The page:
Another adaptation of the classic novel “Anne of Green Gables,” “Anne with an E” follows the eponymous red-headed heroine as she searches for love and acceptance as a newly adopted orphan. The series is noted as differing from past iterations with its much darker tone. Though it received positive reviews, the Netflix series was canceled after the third season, which sparked a notoriously furious backlash from its impassioned fanbase.

62 /

# The Marvelous Mrs. Maisel (–present)

- IMDb user rating:
- Votes: 68,

Miriam “Midge” Maisel appears to have it all: she's a young, beautiful housewife from a rich Jewish family in New York City's Upper West Side and has a loving husband and two adorable children. Life couldn't get much better for one woman in the late s. That is until her husband reveals an affair and leaves her, and she discovers her hidden knack for, of all things, stand-up comedy. The show has received acclaim and numerous awards, including the Golden Globe Award for Best Television Series-Musical or Comedy in

63 /

# The Shield (–)

- IMDb user rating:
- Votes: 69,

In an experimental department of the LAPD, rogue cop Vic Mackey, who leads the division's Strike Team, uses unorthodox methods to bring down criminals. The series won the Golden Globe Award for Best Television Series-Drama in In The Guardian's list of the best TV shows of the 21st century, it was listed at #77 as a series that “broke new ground for bold, risk-taking television.”

64 /

# Fleabag (–)

- IMDb user rating:
- Votes: 74,

A woman only known to us as “Fleabag” leads viewers through this British comedy-drama series, which sees her navigating her life amidst sexual encounters, coping with grief, and her seemingly endless family issues. The show is based on lead actress Phoebe Waller-Bridge's one-woman show, also entitled “Fleabag,” and received widespread acclaim, snagging six of the 11 Emmy Awards for which it was nominated.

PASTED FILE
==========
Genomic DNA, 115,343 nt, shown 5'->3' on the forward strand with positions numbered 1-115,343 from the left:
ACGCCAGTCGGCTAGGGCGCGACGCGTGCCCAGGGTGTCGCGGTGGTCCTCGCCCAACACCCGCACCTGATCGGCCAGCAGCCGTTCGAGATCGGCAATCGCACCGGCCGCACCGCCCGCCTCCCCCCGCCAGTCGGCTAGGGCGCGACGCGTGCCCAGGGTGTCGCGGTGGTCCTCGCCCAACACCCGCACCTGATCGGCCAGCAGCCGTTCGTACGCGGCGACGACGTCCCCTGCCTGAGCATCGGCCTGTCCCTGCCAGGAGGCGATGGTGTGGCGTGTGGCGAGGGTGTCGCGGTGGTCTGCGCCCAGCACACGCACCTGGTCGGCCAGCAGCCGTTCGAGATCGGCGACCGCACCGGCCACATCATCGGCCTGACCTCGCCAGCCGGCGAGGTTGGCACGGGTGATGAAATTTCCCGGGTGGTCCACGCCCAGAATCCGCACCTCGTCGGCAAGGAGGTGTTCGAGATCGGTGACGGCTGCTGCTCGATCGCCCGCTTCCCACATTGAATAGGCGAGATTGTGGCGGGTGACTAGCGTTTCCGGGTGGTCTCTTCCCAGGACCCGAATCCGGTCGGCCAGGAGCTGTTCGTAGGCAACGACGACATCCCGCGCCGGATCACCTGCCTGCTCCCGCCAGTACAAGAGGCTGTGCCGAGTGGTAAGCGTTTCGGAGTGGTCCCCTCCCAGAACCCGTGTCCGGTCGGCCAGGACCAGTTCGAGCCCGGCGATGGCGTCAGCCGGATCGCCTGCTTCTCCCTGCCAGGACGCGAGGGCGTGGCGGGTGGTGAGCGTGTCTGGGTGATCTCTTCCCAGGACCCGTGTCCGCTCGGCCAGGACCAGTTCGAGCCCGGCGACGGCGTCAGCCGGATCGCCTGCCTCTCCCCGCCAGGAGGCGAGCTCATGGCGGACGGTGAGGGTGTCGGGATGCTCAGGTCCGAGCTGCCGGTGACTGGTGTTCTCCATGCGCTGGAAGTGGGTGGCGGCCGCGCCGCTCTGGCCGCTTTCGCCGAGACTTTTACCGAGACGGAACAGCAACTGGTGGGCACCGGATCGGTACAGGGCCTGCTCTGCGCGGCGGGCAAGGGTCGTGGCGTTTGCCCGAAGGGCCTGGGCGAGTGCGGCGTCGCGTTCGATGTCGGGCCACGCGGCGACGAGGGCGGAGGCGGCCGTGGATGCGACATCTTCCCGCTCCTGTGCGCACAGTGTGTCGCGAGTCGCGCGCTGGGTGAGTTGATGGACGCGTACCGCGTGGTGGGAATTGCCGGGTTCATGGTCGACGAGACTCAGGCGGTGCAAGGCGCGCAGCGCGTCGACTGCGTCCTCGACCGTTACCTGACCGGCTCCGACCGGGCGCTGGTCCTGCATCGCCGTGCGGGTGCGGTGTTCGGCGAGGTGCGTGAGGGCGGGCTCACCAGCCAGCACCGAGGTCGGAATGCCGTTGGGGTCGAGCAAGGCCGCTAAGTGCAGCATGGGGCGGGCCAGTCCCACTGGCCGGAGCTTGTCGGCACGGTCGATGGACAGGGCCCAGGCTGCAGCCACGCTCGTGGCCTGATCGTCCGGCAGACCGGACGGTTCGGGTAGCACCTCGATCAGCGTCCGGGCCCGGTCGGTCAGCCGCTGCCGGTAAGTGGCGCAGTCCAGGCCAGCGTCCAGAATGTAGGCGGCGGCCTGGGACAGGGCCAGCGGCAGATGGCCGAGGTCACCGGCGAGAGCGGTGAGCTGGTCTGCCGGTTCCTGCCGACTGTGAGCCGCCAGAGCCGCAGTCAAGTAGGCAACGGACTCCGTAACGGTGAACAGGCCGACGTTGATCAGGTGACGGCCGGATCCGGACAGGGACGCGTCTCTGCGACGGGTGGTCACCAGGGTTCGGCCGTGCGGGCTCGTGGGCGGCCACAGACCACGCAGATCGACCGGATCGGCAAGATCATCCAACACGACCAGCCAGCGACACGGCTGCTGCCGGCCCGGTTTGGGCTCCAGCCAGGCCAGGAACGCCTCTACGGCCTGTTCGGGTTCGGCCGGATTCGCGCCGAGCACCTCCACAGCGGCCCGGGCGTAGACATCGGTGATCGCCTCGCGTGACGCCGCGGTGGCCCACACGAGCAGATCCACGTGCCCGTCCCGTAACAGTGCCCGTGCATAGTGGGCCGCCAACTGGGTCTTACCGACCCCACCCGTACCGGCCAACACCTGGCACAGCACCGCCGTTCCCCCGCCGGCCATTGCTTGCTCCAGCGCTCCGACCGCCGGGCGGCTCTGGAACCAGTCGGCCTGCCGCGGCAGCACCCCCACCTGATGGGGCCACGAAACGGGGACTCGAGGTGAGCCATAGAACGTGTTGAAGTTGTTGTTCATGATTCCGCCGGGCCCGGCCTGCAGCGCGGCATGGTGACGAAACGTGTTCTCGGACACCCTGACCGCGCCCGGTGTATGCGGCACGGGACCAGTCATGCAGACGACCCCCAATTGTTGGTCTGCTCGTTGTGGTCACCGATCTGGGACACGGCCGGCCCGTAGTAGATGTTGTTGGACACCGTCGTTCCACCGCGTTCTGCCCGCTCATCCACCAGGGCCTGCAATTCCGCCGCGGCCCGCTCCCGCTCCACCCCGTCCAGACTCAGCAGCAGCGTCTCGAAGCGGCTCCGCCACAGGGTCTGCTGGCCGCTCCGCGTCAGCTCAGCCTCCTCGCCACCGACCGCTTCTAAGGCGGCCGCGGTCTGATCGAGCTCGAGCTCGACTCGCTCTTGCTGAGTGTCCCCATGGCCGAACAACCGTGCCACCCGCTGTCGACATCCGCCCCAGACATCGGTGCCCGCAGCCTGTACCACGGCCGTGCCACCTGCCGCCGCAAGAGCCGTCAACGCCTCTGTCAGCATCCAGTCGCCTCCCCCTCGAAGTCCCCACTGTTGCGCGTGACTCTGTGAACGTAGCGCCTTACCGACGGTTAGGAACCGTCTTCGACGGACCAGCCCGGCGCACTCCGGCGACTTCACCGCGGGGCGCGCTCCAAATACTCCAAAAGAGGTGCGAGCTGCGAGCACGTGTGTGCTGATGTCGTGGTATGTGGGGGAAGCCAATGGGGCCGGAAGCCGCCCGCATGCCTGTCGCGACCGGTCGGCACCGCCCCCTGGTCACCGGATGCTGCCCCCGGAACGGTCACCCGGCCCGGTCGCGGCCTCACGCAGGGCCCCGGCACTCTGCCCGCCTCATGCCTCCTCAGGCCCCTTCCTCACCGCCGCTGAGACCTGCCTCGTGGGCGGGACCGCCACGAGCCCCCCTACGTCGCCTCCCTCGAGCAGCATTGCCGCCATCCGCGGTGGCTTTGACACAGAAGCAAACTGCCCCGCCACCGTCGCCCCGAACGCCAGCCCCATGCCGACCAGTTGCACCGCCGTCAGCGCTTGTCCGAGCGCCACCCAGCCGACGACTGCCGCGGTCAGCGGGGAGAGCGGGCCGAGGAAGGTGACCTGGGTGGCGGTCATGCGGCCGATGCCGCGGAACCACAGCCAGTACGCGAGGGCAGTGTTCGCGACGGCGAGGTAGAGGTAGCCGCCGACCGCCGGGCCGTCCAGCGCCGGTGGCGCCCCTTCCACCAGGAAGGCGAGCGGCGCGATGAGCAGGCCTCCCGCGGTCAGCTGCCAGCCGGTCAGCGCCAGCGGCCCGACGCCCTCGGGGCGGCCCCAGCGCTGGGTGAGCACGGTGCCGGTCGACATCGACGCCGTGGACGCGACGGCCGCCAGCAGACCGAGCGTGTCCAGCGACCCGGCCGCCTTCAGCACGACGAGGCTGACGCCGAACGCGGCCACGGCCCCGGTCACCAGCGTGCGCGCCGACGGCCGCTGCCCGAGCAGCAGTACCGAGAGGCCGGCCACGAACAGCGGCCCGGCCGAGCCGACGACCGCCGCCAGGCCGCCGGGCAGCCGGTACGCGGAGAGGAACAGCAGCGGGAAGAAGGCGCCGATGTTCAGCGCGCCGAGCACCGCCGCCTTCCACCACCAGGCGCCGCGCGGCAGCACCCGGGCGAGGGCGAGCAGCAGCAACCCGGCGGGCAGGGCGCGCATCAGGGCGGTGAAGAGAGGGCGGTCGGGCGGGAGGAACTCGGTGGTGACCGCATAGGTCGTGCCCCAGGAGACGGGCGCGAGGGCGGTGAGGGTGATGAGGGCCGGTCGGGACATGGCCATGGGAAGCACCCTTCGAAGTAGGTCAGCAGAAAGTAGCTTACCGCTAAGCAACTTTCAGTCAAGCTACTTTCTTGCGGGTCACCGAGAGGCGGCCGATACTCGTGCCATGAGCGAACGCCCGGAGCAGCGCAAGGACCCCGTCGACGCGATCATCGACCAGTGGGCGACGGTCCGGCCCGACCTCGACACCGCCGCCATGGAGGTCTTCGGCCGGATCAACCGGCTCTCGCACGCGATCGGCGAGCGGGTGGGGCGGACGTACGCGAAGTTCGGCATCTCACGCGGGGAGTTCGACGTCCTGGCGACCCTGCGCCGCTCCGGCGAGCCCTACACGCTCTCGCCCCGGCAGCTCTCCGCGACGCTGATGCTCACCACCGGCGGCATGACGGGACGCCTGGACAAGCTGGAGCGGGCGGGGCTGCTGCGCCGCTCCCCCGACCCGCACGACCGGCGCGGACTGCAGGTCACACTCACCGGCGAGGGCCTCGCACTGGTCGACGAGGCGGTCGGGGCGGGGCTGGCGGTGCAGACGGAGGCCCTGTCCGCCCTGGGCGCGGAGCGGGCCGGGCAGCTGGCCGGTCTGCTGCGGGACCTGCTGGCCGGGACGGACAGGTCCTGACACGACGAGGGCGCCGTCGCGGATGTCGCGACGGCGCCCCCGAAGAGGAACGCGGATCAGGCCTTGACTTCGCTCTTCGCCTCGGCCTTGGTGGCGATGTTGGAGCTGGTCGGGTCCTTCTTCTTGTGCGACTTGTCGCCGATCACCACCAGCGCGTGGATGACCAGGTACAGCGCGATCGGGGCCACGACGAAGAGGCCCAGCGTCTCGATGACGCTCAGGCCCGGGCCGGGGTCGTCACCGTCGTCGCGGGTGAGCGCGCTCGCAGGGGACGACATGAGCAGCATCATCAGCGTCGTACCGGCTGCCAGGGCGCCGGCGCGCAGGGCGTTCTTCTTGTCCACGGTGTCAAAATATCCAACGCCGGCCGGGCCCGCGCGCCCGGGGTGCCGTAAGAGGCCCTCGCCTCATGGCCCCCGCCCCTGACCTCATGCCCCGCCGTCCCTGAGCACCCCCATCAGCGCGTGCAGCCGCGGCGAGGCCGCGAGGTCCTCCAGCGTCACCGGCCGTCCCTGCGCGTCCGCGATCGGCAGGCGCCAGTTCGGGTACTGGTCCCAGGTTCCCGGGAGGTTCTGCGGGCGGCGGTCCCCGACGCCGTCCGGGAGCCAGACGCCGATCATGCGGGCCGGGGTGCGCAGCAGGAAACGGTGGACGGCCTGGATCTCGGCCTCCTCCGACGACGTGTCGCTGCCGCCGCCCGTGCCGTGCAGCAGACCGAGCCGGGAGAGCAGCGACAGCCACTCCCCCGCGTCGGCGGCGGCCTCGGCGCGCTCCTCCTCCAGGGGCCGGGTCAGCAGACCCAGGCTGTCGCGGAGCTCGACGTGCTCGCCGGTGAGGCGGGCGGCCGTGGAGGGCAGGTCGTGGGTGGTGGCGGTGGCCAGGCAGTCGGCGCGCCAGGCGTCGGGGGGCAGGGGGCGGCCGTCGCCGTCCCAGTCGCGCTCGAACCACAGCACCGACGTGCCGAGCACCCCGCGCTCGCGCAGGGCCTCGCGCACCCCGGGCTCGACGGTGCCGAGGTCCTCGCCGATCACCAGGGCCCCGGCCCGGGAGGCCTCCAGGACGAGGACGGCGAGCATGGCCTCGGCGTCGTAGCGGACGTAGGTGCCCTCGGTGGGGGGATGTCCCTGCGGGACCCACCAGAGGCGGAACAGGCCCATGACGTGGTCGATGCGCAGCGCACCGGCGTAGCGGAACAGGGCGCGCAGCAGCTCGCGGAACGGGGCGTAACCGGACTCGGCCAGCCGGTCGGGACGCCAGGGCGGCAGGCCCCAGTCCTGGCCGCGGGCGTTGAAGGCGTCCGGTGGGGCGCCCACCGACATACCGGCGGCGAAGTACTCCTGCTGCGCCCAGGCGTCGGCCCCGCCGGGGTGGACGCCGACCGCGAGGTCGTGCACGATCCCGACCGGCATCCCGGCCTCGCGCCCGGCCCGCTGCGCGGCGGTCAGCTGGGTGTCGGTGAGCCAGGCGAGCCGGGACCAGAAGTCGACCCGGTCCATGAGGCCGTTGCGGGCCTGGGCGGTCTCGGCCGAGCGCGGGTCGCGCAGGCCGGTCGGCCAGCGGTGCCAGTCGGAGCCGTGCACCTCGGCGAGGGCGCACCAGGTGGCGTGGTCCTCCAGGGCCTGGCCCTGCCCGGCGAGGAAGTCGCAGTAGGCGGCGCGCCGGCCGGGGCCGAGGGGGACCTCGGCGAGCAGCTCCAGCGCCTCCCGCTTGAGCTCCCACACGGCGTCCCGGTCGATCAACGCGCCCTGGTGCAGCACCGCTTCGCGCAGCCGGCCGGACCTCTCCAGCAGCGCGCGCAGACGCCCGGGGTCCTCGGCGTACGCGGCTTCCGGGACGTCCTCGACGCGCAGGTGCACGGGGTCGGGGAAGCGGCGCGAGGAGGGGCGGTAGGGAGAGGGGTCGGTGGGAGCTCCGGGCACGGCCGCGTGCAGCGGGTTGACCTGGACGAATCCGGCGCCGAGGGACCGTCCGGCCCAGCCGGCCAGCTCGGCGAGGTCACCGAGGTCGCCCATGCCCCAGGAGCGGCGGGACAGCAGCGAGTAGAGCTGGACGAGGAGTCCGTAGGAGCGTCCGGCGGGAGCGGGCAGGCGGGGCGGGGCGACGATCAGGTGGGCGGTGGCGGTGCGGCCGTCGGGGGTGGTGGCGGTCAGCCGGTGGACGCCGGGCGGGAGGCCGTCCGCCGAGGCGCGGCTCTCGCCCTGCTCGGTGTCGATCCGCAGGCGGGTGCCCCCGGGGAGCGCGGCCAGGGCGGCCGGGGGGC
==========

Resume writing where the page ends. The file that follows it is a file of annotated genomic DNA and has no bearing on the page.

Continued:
65 /

# Oz (–)

66 /

Rhode Island Ave. Productions

# This Is Us (–present)

- IMDb user rating:
- Votes: 93,

Across several varying timelines, this family drama explores the lives of two parents and their triplets through emotional turmoil and strife. This emotional roller coaster of a show has been nominated for several Golden Globe and Emmy Awards, and was described by James Poniewozik in The New York Times as “like getting beaten up with a pillow soaked in tears.”

67 /

# BoJack Horseman (–)

- IMDb user rating:
- Votes: 96,

BoJack Horseman, an anthropomorphic horse living in Los Angeles, was once the big star of a s sitcom but has since faded into irrelevance as a washed-up alcoholic. He plans to return to prominence with an upcoming autobiography, but he is constantly at odds with his friends, his agent, and his ghostwriter. The show has been lauded for its thoughtful exploration of various themes, including depression, addiction, sexism, and racism, among others.